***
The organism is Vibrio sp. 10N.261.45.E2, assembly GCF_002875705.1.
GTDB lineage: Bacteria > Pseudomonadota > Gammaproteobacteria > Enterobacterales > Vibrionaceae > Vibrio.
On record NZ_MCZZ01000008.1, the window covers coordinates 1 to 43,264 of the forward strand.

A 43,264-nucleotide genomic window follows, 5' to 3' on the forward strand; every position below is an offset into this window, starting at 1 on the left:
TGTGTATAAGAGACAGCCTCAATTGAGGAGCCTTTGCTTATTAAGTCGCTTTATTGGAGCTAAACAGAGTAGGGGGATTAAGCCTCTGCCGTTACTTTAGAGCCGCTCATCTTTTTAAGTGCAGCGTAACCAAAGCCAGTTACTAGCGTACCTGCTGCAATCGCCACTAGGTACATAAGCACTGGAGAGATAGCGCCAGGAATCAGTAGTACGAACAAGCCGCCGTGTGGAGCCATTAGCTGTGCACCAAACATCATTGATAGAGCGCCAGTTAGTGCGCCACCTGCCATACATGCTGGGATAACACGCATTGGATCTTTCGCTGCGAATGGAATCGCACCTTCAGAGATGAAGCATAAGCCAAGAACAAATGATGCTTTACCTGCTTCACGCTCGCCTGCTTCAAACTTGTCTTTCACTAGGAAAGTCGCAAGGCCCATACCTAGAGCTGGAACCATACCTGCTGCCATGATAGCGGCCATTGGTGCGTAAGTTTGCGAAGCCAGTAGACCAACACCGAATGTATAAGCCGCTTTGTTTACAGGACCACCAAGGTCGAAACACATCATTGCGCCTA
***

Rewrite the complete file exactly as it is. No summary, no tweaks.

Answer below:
The organism is Vibrio sp. 10N.261.45.E2, assembly GCF_002875705.1.
GTDB lineage: Bacteria > Pseudomonadota > Gammaproteobacteria > Enterobacterales > Vibrionaceae > Vibrio.
On record NZ_MCZZ01000008.1, the window covers coordinates 1 to 43,264 of the forward strand.

A 43,264-nucleotide genomic window follows, 5' to 3' on the forward strand; every position below is an offset into this window, starting at 1 on the left:
TGTGTATAAGAGACAGCCTCAATTGAGGAGCCTTTGCTTATTAAGTCGCTTTATTGGAGCTAAACAGAGTAGGGGGATTAAGCCTCTGCCGTTACTTTAGAGCCGCTCATCTTTTTAAGTGCAGCGTAACCAAAGCCAGTTACTAGCGTACCTGCTGCAATCGCCACTAGGTACATAAGCACTGGAGAGATAGCGCCAGGAATCAGTAGTACGAACAAGCCGCCGTGTGGAGCCATTAGCTGTGCACCAAACATCATTGATAGAGCGCCAGTTAGTGCGCCACCTGCCATACATGCTGGGATAACACGCATTGGATCTTTCGCTGCGAATGGAATCGCACCTTCAGAGATGAAGCATAAGCCAAGAACAAATGATGCTTTACCTGCTTCACGCTCGCCTGCTTCAAACTTGTCTTTCACTAGGAAAGTCGCAAGGCCCATACCTAGAGCTGGAACCATACCTGCTGCCATGATAGCGGCCATTGGTGCGTAAGTTTGCGAAGCCAGTAGACCAACACCGAATGTATAAGCCGCTTTGTTTACAGGACCACCAAGGTCGAAACACATCATTGCGCCTA